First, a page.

We have been getting a lot of media attention lately and are noticing a pattern in the questions we are being asked so decided to do a rundown of the basics.
This sudden surge in interest motivated us to really self reflect and update our About Us page so we are very grateful of this opportunity in addition to the obvious well needed exposure.
What does Nagomi Visit do?
Nagomi Visit International is a non-profit organization promoting cultural understanding through home cooking. We provide a forum for cultural and culinary exchange by inviting locals to open their homes for travelers over lunch or dinner.
What is so special about Nagomi Visit?
We know meal sharing is not a new phenomenon but Nagomi Visit is here to make it easier to connect travelers and locals with the help of a little technology and a real life support team. Being an organization that started in Tokyo, we currently already have a strong fan and user base in Japan. However what makes us more special is that our programs are setup so that it is clear that all our participants are in it to make meaningful connections with travelers and locals alike as oppose to for monetary reasons. Safety is also a trait since the Nagomi Visit team takes time to communicate with all hosts and guests to create a community.
How did Nagomi Visit get started?
In 2009, Nagomi Visit’s founder Megumi visited Denmark for the first time and was invited to a local home for dinner. The foods, the people, everything she saw was new to her but the warmth she felt was just like anything she would experience with friends and family back home in Japan. The new bond she made by sitting at the same table “breaking bread together” or “eating rice out of the same pot,” was the inspiration for founding Nagomi Visit on September 2011.
What is Nagomi Visit’s mission?
We want to encourage locals and travelers to humanize each other by “breaking bread” during their travels.
While there are many ways to exchange cultures, there is an important reason as to why we literally took the Japanese idiom “onaji kama no meshi o kuu” and made it into a program where people of all cultures come together to “eat rice out of the same pot.” Visiting a local home for lunch or dinner is the closest you can get to sharing each other’s everyday lives, which is the best way to start seeing a country for it’s people and not just as another place.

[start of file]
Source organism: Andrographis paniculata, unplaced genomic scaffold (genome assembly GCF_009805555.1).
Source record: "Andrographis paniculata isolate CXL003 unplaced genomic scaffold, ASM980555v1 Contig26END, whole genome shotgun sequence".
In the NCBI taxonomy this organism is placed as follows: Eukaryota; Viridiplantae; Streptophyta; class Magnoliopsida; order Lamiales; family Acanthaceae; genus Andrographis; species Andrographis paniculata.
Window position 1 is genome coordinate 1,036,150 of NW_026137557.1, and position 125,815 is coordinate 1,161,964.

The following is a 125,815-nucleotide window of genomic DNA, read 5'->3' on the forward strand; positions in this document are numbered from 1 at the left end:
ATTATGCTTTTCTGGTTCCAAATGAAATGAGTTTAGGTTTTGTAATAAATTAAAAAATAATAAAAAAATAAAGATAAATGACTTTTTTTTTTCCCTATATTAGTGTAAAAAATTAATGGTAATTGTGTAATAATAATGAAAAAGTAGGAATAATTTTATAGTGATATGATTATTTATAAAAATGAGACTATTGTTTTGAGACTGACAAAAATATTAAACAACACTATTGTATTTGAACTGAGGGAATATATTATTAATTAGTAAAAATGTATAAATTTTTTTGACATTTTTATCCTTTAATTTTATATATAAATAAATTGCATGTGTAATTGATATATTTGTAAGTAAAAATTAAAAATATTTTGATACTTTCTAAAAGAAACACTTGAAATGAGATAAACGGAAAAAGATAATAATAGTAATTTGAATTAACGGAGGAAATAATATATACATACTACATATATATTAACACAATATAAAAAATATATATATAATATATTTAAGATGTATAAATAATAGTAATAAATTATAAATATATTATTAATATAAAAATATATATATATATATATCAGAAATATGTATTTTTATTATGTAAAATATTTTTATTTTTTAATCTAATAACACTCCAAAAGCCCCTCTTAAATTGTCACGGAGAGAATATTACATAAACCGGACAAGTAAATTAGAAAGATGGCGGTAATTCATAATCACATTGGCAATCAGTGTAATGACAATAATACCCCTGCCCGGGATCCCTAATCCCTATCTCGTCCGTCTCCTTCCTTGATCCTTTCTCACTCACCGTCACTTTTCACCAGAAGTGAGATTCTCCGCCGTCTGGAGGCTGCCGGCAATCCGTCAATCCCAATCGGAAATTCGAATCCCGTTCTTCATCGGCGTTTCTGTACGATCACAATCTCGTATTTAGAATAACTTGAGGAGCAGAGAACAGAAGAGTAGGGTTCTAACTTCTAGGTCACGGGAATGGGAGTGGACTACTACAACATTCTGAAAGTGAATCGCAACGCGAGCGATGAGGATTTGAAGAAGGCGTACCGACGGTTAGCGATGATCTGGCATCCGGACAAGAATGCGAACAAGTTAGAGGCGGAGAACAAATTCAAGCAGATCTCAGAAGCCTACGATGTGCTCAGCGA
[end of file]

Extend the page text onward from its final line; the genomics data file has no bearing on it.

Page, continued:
Who are the Nagomi Visit hosts? Why do they host?
Basically real people just like you. Many are in their 20s to 60s, live alone or with friends and family in apartments and homes all across Japan including Tokyo, Osaka, Kyoto, Nagoya, Sendai, Fukuoka, Niigata, Hakuba/Matsumoto, and Iga Ueno. There are many who are hosting because they themselves have been welcomed to a local home and being a part of Nagomi Visit is their way of giving back.
Who are the Nagomi Visit guests? Why do they participate?
All our participants from 35 countries have so far been couples, families with children, friends, solo travelers, basically everyone who is an independent-minded traveler wanting to know more about Japan or interested in meeting new people. Though most of our participants have been between the ages of 20 to 60, we have had requests from very active 70 year olds which is very humbling.
We also have large groups of professors, instructors, and students participate as part of their school program, and even expats who have lived in Japan for awhile but would like to become more immersed into the local community.
What do participants get out of the experience?
We hope that the more you put into it the more you get out of it. Generally it’s the first time a traveler meets a local in their own home so that already is in itself a rewarding experience. Most participants come into the program ready to eat a good meal of course but are surprised by the variety of dishes they have never seen before in their local Japanese restaurant back home. Even those who have eaten the dishes, notice that not everyone cooks it like their restaurant does. Some also notice that they started liking ingredients they thought they didn't care for before like seaweed, seafood, tofu and the like because of freshness or differences in preparation among other reasons. Then of course is the time you spend with the host. Both the verbal and nonverbal exchanges have led to some great friendships. Even if not all conversations lead to everlasting relationships, don’t hesitate to ask hard hitting questions as this is your opportunity to learn.
What does the future hold for Nagomi Visit?
We are always expanding the number of hosting areas but we also have a few more Nagomi Cooking Visit instructors who will be able to teach Japanese cooking in other parts of Japan besides in Tokyo.
So come and Nagomi Visit with us!
If you have any questions feel free to contact us!